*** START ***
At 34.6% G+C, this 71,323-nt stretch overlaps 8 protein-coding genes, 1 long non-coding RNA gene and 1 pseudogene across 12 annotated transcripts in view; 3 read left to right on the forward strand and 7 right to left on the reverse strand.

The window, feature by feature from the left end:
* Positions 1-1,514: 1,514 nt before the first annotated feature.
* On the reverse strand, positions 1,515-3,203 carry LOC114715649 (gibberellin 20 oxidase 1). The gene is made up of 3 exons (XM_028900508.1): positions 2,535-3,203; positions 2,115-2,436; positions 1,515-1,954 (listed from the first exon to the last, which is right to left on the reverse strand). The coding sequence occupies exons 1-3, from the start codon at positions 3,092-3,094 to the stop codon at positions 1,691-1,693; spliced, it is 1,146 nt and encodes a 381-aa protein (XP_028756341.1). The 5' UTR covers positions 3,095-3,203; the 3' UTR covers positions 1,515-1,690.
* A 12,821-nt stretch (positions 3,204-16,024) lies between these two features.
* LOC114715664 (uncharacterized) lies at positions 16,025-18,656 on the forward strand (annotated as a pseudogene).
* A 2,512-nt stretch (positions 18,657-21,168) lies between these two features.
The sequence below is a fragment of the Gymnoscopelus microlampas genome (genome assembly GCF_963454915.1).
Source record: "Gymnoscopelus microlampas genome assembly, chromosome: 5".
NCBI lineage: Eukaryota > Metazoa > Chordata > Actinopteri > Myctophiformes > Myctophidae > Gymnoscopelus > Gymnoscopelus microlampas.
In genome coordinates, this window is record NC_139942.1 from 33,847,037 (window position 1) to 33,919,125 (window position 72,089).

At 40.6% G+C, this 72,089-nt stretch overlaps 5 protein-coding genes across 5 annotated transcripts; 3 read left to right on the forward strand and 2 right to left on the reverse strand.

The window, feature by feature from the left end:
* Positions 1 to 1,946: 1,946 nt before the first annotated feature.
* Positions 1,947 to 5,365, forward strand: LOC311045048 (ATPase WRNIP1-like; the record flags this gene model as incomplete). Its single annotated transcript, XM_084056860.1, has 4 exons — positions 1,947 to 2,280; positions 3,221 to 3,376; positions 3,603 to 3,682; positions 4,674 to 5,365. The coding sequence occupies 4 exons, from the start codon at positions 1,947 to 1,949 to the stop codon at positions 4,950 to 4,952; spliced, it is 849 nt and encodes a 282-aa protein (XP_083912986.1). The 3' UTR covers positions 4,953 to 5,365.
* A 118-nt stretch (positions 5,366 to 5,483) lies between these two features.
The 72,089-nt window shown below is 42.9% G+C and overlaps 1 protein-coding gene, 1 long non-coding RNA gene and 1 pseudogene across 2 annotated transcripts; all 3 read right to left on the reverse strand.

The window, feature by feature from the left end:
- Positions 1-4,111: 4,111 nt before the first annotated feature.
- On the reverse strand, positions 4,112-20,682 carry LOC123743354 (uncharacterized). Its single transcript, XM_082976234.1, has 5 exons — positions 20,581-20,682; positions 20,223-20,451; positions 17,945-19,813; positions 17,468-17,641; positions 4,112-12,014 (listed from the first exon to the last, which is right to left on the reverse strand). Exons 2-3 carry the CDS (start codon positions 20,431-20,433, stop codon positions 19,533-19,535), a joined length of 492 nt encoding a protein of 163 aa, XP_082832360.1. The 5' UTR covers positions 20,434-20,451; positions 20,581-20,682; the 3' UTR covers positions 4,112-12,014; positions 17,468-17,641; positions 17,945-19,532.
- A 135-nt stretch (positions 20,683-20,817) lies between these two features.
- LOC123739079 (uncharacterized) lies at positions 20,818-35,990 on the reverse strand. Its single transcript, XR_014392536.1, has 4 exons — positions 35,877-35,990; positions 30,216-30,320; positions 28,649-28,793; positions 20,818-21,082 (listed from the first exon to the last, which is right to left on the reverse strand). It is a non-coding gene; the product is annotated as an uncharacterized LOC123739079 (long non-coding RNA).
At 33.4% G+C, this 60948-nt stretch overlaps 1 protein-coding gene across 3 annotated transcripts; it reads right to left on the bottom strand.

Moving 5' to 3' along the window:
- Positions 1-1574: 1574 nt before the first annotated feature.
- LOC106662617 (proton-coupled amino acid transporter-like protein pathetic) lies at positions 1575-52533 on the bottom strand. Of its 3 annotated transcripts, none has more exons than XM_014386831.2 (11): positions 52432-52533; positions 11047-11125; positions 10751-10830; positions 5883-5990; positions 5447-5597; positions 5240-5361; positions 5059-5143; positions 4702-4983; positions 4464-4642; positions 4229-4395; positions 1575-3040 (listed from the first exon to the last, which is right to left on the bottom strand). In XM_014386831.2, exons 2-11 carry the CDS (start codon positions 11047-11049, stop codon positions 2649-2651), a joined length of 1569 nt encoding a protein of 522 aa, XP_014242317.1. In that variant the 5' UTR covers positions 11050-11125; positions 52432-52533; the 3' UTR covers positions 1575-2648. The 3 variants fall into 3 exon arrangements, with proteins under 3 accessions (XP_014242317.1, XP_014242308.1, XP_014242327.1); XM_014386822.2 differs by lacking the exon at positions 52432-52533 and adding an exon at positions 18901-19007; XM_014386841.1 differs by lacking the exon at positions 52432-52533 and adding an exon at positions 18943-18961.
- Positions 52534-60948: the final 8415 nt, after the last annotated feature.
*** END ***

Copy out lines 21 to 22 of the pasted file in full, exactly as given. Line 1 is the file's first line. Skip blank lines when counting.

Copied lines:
- A 135-nt stretch (positions 20,683-20,817) lies between these two features.
- LOC123739079 (uncharacterized) lies at positions 20,818-35,990 on the reverse strand. Its single transcript, XR_014392536.1, has 4 exons — positions 35,877-35,990; positions 30,216-30,320; positions 28,649-28,793; positions 20,818-21,082 (listed from the first exon to the last, which is right to left on the reverse strand). It is a non-coding gene; the product is annotated as an uncharacterized LOC123739079 (long non-coding RNA).